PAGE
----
Research ArticleBARRIER DYSFUNCTION

The antiprotease SPINK7 serves as an inhibitory checkpoint for esophageal epithelial inflammatory responses

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Science Translational Medicine  06 Jun 2018:
Vol. 10, Issue 444, eaap9736
DOI: 10.1126/scitranslmed.aap9736

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Breaching the barrier

Epithelial integrity is crucial for maintaining functionality in many bodily systems. Disruption of epithelial barriers can lead to allergies, infection, or cancer metastasis. One type of allergy, eosinophilic esophagitis, damages the esophagus and can make eating very difficult. Azouz et al. observed a decrease in the serine protease inhibitor SPINK7 in eosinophilic esophagitis patient biopsies. In vitro experiments revealed that dampening of SPINK7 allowed protease disruption of epithelial cells and inflammatory cytokine production. Treatment of SPINK7-silenced cells with a broad-spectrum antiserine protease restored homeostasis, suggesting that protease inhibitors could be helpful in eosinophilic esophagitis therapy.

Abstract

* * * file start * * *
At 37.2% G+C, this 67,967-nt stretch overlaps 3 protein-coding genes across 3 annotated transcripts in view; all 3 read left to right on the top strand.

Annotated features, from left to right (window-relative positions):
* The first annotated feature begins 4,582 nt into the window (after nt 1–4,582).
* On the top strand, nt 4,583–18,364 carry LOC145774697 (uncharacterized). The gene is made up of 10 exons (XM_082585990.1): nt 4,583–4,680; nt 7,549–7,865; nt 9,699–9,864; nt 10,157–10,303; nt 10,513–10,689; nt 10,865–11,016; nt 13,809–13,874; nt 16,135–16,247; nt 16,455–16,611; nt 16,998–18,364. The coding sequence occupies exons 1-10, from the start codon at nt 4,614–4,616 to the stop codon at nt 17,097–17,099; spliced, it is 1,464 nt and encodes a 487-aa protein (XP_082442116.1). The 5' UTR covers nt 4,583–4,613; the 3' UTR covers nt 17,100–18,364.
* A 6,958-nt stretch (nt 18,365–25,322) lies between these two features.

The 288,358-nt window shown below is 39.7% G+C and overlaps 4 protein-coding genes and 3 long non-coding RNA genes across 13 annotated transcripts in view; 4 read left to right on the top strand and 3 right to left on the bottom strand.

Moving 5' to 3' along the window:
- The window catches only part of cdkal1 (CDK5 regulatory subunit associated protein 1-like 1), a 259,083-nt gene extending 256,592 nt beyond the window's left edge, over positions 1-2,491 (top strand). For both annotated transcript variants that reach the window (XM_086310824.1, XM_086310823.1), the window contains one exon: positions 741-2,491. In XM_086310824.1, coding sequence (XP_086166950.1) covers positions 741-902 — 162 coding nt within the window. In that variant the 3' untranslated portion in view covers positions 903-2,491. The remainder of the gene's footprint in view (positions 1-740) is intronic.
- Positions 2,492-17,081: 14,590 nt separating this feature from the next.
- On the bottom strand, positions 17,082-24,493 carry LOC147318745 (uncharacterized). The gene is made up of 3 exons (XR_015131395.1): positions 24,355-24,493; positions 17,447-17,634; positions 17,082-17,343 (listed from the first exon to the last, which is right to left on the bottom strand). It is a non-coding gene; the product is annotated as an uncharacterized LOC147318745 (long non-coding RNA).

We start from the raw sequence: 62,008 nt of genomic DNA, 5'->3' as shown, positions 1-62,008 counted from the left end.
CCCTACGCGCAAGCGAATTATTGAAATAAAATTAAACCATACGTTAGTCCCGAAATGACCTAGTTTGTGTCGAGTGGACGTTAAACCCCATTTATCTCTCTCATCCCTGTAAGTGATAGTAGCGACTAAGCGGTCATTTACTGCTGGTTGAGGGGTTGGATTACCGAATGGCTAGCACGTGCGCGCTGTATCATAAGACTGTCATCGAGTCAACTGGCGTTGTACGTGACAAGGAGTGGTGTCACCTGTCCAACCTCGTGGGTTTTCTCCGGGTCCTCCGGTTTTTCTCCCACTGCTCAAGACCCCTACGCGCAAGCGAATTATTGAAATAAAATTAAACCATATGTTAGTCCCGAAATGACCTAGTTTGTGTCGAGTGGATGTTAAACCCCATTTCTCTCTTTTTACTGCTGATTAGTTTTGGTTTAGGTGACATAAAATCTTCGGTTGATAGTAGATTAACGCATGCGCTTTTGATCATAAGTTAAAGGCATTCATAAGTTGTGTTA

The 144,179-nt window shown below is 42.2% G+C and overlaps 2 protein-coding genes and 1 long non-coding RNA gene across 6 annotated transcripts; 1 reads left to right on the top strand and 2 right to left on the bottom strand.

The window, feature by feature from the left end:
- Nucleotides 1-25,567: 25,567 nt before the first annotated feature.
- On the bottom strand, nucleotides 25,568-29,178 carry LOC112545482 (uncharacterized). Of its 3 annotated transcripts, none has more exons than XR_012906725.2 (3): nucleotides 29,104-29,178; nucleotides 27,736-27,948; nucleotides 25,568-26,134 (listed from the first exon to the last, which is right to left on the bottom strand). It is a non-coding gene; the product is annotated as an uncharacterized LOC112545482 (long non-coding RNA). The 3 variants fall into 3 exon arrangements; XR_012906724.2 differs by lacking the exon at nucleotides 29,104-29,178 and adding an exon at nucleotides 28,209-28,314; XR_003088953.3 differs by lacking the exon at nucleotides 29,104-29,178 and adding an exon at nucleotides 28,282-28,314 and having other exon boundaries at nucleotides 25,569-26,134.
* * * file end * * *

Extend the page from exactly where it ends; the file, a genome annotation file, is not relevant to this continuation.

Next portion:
Loss of barrier integrity has an important role in eliciting type 2 immune responses, yet the molecular events that initiate and connect this with allergic inflammation remain unclear. We reveal an endogenous, homeostatic mechanism that controls barrier function and inflammatory responses in esophageal allergic inflammation. We show that a serine protease inhibitor, SPINK7 (serine peptidase inhibitor, kazal type 7), is part of the differentiation program of human esophageal epithelium and that SPINK7 depletion occurs in a human allergic, esophageal condition termed eosinophilic esophagitis. Experimental manipulation strategies reducing SPINK7 in an esophageal epithelial progenitor cell line and primary esophageal epithelial cells were sufficient to induce barrier dysfunction and transcriptional changes characterized by loss of cellular differentiation and altered gene expression known to stimulate allergic responses (for example, FLG and SPINK5). Epithelial silencing of SPINK7 promoted production of proinflammatory cytokines including thymic stromal lymphopoietin (TSLP). Loss of SPINK7 increased the activity of urokinase plasminogen-type activator (uPA), which in turn had the capacity to promote uPA receptor–dependent eosinophil activation. Treatment of epithelial cells with the broad-spectrum antiserine protease, α1 antitrypsin, reversed the pathologic features associated with SPINK7 silencing. The relevance of this pathway in vivo was supported by finding genetic epistasis between variants in TSLP and the uPA-encoding gene, PLAU. We propose that the endogenous balance between SPINK7 and its target proteases is a key checkpoint in regulating mucosal differentiation, barrier function, and inflammatory responses and that protein replacement with antiproteases may be therapeutic for select allergic diseases.

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